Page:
Jury-rig


Software Engineering, a personal journey

Roll your own pagination or why I did it the hard way and what I learnt along the way

One of the issues faced by every web developer is: How much reinventing the wheel do I do and what is the total benefit achieved by doing it a certain way? So here goes, why not use an off the self blogging system? Easy, there’s no fun using someone else’s solution plus it yields a massive knowledge debt

At what point does it become to expensive to roll your own? That’s a tough question I guess it’s when you use stuff you should be able to make yourself. I’m a C# .Net developer, mainly controller and model stuff. Using off the shelf for front end heavy lifting is acceptable to me because I don’t want a job in it but developing C# .Net knowledge is important. Pagination is a nice problem to get your head round and a pretty simple one to break down: How many things do you want to split in to pages How many things do you want on each individual page Where are you currently Can you go forwards from your current position Can you go backwards from your current position After an initial breakdown of the problem the next step is what is needed to answer the problem:
A thing model describing the thing you want paginating A pagination class describing useful stuff like location, things per page etc. MVC elements
Let’s be more specific and say we want to have a bunch of blog articles (say 5) displayed over enough pages to fit them all (say 17 articles for example). Calling a controller with a page number (but possibly not) should return a view with a model that describes a list of articles and enough data about pagination to create a list of links to all the articles in bunches of 5 whilst knowing where in the total list of articles it presently is. This bring up another requirement: an article model describing what an article looks like. So that totals 5 things: Model, View, Control, article model and pagination class. Now for the fun bit, what does the code look like? Hold your horses fella what about the UML diagrams, ok come on I’m joking (this isn’t for our day job).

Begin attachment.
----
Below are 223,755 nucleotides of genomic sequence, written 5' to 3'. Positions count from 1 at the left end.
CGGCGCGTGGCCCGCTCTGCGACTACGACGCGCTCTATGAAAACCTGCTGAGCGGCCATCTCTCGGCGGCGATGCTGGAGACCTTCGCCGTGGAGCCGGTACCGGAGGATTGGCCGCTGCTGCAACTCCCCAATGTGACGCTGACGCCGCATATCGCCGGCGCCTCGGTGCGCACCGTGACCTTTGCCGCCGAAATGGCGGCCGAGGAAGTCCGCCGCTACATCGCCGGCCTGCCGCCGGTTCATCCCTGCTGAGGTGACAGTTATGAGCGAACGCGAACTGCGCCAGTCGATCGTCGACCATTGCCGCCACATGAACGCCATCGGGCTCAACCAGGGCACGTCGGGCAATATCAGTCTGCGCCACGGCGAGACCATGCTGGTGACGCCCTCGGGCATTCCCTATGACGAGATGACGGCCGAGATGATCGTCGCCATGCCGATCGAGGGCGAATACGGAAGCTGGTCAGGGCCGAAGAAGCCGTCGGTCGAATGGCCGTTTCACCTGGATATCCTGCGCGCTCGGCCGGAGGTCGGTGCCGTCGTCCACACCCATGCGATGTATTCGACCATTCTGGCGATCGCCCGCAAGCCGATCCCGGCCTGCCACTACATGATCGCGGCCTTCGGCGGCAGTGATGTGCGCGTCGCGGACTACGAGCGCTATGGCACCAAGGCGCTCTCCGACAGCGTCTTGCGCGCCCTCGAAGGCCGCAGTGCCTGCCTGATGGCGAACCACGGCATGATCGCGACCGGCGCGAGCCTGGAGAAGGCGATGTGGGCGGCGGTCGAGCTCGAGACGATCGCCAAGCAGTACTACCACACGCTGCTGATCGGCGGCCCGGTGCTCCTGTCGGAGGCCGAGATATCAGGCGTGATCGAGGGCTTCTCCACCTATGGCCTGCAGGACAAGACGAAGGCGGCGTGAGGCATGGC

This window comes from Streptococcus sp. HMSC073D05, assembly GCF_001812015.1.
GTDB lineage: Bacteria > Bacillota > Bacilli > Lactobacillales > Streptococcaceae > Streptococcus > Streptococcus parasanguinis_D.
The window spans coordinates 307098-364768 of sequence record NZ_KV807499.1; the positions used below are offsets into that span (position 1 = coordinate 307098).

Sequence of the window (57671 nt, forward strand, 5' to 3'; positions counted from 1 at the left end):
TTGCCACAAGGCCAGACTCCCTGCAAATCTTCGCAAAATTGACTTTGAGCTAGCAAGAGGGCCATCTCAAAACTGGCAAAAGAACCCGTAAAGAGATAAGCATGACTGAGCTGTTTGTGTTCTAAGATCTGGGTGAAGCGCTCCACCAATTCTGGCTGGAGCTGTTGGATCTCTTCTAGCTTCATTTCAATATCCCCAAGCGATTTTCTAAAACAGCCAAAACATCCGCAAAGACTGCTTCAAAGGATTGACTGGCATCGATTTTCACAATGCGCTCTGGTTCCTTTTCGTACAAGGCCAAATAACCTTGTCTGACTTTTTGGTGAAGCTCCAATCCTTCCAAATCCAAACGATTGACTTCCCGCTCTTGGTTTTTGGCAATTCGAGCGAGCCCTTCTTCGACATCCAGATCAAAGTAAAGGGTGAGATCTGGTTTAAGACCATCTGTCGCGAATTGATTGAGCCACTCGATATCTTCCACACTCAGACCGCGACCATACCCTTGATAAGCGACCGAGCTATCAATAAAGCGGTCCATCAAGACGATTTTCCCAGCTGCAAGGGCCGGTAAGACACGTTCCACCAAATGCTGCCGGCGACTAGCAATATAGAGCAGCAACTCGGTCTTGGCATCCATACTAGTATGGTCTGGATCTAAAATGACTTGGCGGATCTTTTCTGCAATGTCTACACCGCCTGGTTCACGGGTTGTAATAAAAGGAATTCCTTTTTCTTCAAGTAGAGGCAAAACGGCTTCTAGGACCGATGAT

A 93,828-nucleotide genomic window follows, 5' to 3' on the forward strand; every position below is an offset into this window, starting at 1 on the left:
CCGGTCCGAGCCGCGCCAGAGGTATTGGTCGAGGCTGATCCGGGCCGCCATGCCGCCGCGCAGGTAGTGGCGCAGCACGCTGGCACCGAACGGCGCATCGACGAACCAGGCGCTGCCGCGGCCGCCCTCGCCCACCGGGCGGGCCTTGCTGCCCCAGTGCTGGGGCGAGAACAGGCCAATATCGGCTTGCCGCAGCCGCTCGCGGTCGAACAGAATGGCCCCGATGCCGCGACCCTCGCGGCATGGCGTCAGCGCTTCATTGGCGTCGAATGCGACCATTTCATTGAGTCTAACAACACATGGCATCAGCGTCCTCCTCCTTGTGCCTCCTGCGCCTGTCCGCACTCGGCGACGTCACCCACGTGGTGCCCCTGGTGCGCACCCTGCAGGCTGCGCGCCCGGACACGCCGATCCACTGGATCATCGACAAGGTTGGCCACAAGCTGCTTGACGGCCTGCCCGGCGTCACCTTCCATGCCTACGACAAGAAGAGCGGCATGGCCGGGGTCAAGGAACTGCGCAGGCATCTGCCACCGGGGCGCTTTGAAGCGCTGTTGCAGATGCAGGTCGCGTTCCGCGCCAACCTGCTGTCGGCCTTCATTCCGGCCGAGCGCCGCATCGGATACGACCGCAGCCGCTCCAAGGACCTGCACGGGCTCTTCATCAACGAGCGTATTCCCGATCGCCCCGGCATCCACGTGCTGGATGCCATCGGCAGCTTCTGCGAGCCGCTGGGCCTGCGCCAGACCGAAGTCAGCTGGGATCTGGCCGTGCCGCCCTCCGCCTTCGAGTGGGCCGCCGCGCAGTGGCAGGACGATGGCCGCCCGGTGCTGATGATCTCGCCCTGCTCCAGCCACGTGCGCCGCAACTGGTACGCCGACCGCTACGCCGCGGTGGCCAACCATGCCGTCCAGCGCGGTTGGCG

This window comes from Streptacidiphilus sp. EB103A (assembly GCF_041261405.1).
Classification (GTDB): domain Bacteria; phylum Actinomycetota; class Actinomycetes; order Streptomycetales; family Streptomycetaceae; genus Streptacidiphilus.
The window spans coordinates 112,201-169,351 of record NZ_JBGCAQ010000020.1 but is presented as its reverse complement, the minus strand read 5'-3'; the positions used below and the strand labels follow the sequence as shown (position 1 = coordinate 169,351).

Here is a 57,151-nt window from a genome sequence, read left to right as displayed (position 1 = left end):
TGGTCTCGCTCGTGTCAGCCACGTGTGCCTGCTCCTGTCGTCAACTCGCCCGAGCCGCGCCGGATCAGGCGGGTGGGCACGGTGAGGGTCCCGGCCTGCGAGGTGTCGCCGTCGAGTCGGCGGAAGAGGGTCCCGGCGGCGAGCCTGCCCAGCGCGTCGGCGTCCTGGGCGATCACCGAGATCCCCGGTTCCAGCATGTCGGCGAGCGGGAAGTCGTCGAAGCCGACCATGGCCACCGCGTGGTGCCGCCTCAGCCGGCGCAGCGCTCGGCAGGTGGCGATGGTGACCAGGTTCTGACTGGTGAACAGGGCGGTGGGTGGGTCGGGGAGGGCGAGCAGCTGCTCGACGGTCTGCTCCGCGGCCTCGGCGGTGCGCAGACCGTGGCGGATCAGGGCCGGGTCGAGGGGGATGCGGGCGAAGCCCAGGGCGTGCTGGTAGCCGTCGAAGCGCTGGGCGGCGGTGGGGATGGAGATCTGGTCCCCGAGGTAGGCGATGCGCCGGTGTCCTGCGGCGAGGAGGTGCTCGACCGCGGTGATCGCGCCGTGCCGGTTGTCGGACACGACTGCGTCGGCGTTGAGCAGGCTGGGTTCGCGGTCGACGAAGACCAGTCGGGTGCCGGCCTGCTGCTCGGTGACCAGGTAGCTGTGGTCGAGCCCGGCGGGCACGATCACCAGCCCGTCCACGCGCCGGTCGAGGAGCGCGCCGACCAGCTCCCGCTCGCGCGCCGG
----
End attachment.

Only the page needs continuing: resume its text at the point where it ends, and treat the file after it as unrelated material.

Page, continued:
Beginning with the MVC stuff, the view model needs to hold a list of articles and instantiate a pagination class. The view needs to use the model to construct href links to the paginated articles. Finally, the controller needs a nullable page number because we could have no articles or we could be at the home page with has no page number (starting point). Finally, we need an article model and a pagination class which could be used throughout the project and isn’t technically a model so let’s put it in a Domain folder.
https://github.com/juryrigcoder/DotNetMVCPagination
Model:
using System.Collections.Generic;

namespace demoMVC.Models
{
	public class HomeModel
	{
		public IEnumerable<ArticleModel> Items { get; set; } //articles to display
		public Pagination PaginationInformation { get; set; } //page information object for pagination
	}
}

View:
@model demoMVC.Models.HomeModel
<div>
    @foreach (var item in Model.Items)
    {
            <h2>
              @Html.Raw(item.Title)
            </h2>
    }
</div>

<ul>
	@if (Model.PaginationInformation.CurrentPage > 1)
	{
		<li>
			<a href="~/@Model.PaginationInformation.Location/Index">First</a>
		</li>
		<li>
			<a href="~/@Model.PaginationInformation.Location/Index?page=@(Model.PaginationInformation.CurrentPage - 1)">Previous</a>
		</li>
	}

	@for (var page = Model.PaginationInformation.CurrentPage; page <= Model.PaginationInformation.TotalPages; page++)
	{
		<li>
			<a href="~/@Model.PaginationInformation.Location/Index?page=@page">@page</a>
		</li>
	}

	@if (Model.PaginationInformation.CurrentPage < Model.PaginationInformation.TotalPages)
	{
		<li>
			<a href="~/@Model.PaginationInformation.Location/Index?page=@(Model.PaginationInformation.CurrentPage + 1)">Next</a>
		</li>
		<li>
			<a href="~/@Model.PaginationInformation.Location/Index?page=@(Model.PaginationInformation.TotalPages)">Last</a>
		</li>
	}
</ul>

Controller:
		public ActionResult Index(int? page)
		{
			var pageItems = ArticleItems();
			var articleModels = pageItems as IList<demoMVC.Models.ArticleModel> ?? pageItems.ToList();
			var pager = new Pagination("Home", articleModels.Count, page);

			var viewModel = new demoMVC.Models.HomeModel();
			{
				viewModel.Items =
					articleModels.Skip((int)((pager.CurrentPage - 1) * pager.PageSize)).Take((int)pager.PageSize);
				viewModel.PaginationInformation = pager;
			}
			return View(viewModel);
		}


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